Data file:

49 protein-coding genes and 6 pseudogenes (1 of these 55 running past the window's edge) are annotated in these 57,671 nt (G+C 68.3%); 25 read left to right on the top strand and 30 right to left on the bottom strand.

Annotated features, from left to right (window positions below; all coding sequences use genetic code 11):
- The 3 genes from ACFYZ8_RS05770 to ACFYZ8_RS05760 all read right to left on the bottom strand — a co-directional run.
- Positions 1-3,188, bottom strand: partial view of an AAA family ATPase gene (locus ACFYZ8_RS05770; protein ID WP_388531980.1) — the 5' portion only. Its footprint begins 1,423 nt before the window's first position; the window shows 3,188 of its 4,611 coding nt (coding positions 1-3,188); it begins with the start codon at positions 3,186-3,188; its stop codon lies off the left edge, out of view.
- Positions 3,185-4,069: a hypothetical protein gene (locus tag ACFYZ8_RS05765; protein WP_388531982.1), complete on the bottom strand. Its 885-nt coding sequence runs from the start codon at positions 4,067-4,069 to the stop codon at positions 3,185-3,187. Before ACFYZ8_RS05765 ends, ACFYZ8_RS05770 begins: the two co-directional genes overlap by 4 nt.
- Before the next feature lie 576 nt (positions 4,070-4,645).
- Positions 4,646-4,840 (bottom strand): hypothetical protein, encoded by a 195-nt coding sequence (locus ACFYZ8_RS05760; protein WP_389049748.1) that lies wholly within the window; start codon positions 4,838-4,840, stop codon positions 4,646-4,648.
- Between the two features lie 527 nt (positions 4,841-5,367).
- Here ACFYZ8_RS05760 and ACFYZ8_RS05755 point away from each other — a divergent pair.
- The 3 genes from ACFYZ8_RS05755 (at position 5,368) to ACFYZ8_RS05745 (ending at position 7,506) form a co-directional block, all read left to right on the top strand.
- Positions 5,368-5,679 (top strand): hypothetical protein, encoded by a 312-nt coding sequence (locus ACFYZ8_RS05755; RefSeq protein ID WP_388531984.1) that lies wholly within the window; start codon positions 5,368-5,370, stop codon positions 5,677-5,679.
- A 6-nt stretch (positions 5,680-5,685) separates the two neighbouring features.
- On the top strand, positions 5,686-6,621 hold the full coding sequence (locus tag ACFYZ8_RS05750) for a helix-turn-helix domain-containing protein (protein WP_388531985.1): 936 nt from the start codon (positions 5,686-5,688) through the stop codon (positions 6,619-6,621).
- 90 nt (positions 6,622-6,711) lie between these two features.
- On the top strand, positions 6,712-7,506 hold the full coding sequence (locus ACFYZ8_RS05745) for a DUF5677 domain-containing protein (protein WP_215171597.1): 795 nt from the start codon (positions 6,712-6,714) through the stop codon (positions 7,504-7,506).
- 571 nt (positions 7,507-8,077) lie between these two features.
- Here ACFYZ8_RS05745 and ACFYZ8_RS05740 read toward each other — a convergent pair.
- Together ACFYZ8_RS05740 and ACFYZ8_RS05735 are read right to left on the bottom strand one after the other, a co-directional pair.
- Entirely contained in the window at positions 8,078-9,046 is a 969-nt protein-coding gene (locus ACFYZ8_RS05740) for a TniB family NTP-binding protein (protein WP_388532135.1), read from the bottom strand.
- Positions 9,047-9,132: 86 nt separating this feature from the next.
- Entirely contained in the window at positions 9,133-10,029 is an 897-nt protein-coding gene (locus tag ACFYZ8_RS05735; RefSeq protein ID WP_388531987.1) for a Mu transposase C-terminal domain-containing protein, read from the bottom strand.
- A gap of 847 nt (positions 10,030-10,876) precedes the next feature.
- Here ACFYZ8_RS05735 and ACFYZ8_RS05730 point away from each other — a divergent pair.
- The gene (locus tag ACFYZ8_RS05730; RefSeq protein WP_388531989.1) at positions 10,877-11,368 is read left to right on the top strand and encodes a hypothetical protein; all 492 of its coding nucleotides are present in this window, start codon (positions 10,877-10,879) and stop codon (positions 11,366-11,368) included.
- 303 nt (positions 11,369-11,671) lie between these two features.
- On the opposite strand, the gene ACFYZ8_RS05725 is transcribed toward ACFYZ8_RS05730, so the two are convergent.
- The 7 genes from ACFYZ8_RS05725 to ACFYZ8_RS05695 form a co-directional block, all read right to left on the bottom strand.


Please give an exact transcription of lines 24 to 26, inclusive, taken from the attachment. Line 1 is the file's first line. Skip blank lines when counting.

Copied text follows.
- The gene (locus tag ACFYZ8_RS05730; RefSeq protein WP_388531989.1) at positions 10,877-11,368 is read left to right on the top strand and encodes a hypothetical protein; all 492 of its coding nucleotides are present in this window, start codon (positions 10,877-10,879) and stop codon (positions 11,366-11,368) included.
- 303 nt (positions 11,369-11,671) lie between these two features.
- On the opposite strand, the gene ACFYZ8_RS05725 is transcribed toward ACFYZ8_RS05730, so the two are convergent.